This was a read for review Apparently the first person to read it had a problem with it because of all of the gay relationships read sex in it Peters is an LGBT advocate and a gay author but I didn't really learn that until I was done with the bookThe world in which City of Seven Gods takes place is like a Tolkien or Howard's Conan type world a third or fourth century place that's kind of like a historic Earth place without actually being one The gods religions are sort of like those of ancient Islam or Egyptian mythology and the races of people include the Stripelings folk with actual stripes who have a relationship with the landed nobles and royals not unlike that of post colonial IndiaOur protagonists are Kelemun and Ja'bar two people who seek to change their station but who only come to that realization slowly once they realize the corruption of the systems in which they live Their paths cross early in the story but this interaction does not immediately come to fruition The world in which they live has depth perhaps not the ridiculous depth of the Gentleman Bastards but certainly on par with early Haggard or Howard In fact that's what this feels like LGBT fiction from long ago something that was probably written and buried There's a fair amount of cruelty and violence in the book life is often cheap in ancient kingdoms and some of the sexual content is tinged with this Overall I enjoyed the book Peters' writing style and the central message and would only take points away for a somewhat anticlimactic and predictable ending A seuel might ease some of that criticism but I'm not sure what the story there would be


  3. Diverse Diverse says:

    The City of Seven Gods by Andrew J Peters is great for the fantasy lover and the historical Though if I was to be precise I'd say it's a historical fantasy and mythology This book focuses heavily on the religious and the customs of Egypt Africa and Mesopotamia and it's very fascinatingIt's a duel POV story between MC's Ja'Bar and Kelemun Kelemun works in the House of Aknon as a sex slave for lack of a better term It's a luxury and an honor to serve the Gods but one Kelemun is longing to escape from Ja' Bar is a Stripeling He's a rough and raw kind of guy He beats people up for money he's a knee breaker A muscle for the mob in a way to modernize it for youJa'Bar and Kelemun meet briefly in the beginning of the story and then later on their paths cross by circumstances So there's a gap in their time togetherIt's a bit complicated to explain and I don't want to spend the review summarizing such a detailed story It's a stunning tale one of suspense sex power and frailty I happen to enjoy slave trope so I'm sure if you do you'll enjoy this and appreciate how the author handles itThis is of a story of fiction than a romance so keep that in mind going in There's no doubt the author did impeccable research and embraced his creativity The characters are both utterly different but very enjoyable in their differencesThe ending was a bit anticlimactic and would have loved a little suspense and surprise there But all in all it's a well written story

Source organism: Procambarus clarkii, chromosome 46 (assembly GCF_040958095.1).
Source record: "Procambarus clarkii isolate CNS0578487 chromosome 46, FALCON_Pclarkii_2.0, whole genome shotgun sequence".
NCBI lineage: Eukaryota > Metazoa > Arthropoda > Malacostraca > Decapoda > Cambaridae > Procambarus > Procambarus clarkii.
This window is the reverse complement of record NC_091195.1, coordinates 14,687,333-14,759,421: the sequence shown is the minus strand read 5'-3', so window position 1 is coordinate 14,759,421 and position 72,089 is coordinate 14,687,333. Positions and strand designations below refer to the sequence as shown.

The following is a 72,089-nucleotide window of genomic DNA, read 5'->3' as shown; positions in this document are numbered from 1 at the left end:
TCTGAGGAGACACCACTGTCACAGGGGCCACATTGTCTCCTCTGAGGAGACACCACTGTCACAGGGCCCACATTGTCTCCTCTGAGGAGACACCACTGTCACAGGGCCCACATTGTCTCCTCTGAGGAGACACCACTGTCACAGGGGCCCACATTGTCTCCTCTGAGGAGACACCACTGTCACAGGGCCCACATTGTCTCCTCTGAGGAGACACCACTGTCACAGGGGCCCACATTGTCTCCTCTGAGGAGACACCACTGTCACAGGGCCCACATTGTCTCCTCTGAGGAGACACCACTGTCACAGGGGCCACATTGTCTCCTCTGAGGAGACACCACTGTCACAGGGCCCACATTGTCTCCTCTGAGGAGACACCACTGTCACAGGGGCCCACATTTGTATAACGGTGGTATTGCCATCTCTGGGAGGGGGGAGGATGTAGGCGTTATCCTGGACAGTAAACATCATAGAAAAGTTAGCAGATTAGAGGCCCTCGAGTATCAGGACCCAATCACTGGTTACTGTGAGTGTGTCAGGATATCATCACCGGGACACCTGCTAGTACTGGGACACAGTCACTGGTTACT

4. B.A. Brock B.A. Brock says:

    A historical fantasy with a world that's a mix of Ancient Egypt Africa and Mesopotamia the details in The City of Seven Gods were amazing but I prefer Peters' Greek historical fantasies The slave trope is admittedly not one of my favorite tropes but I even after accepting my bias I still found this plot line a bit anticlimactic because the protagonist's will was tragically naive


  5. Lisa The Novel Approach Lisa The Novel Approach says:

    I was introduced to Peters’ work through The Seventh Pleaide a young adult historical fantasy which centered around Greek mythology and customs The City of Seven Gods was a departure on that strict Greek theme and was about a fantasy world that combined Egyptian Mesopotamian and African religions and customs but it was no less detailed and fascinating That’s one of the aspects that sets Peters’ worlds apart from others’—his attention to details You can feel his worlds taste and smell themThe City of Seven Gods is about a slave Kelemun who because of his beauty is taken in by the temple at a very young age and trained as a servant of Aknon It all sounds glamorous and pious but in truth Kelemun is a bed slave for the pilgrims who have the coin and the wealthy and when the young prince Praxtor takes notice of him Kelemun is just as easily bought and sold to the palace for Praxtor’s amusementNormally I’m a bit leery of slave tropes but I do make exceptions for historicals even historical fantasies because the majority of the peoples during those times were slaves and to ignore their stories is to limit one’s understanding of the times That being said the plot very much falls under the ‘man desires slave and slave wants to be free’ trope It didn’t completely work for me but at least the ending wasn’t depressing which is also something I’m leery of when considering romanticized slave storiesEven though Kelemun is a slave he has a certain agency to him He dreams and connives and plans but he can only do so much to affect his world There was another viewpoint that of Ja’bar the temple’s lackey who was saving up his money by beating up on the common folk to make his own life Between him and the other men who Kelemun attracts with his beauty it was hard for me to determine how all these interactions added to his story but toward the end it became apparent My only criticism would be that Kelemun’s decision to leave his cushy life wasn’t exactly his to begin with—because he was sold to the prince—so I felt the climax of his personal journey wasn’t as strong as it could have beenIf you are to take anything from this story please consider the beautiful detail in the description of the writing and the authenticity of the world It’s clear Peters does his research and I’d put his writing on par with Guy Gavriel Kay out of genre and J Tullos Hennig within genre It’s also LGBT fiction not necessarily MM Romance which I know is something Bold Strokes Books seems to pride themselves in—representing us the LGBT people in all our permutations whether they be sexy or not And that is very much a message I can get behindReviewed by Ben for The Novel Approach Reviews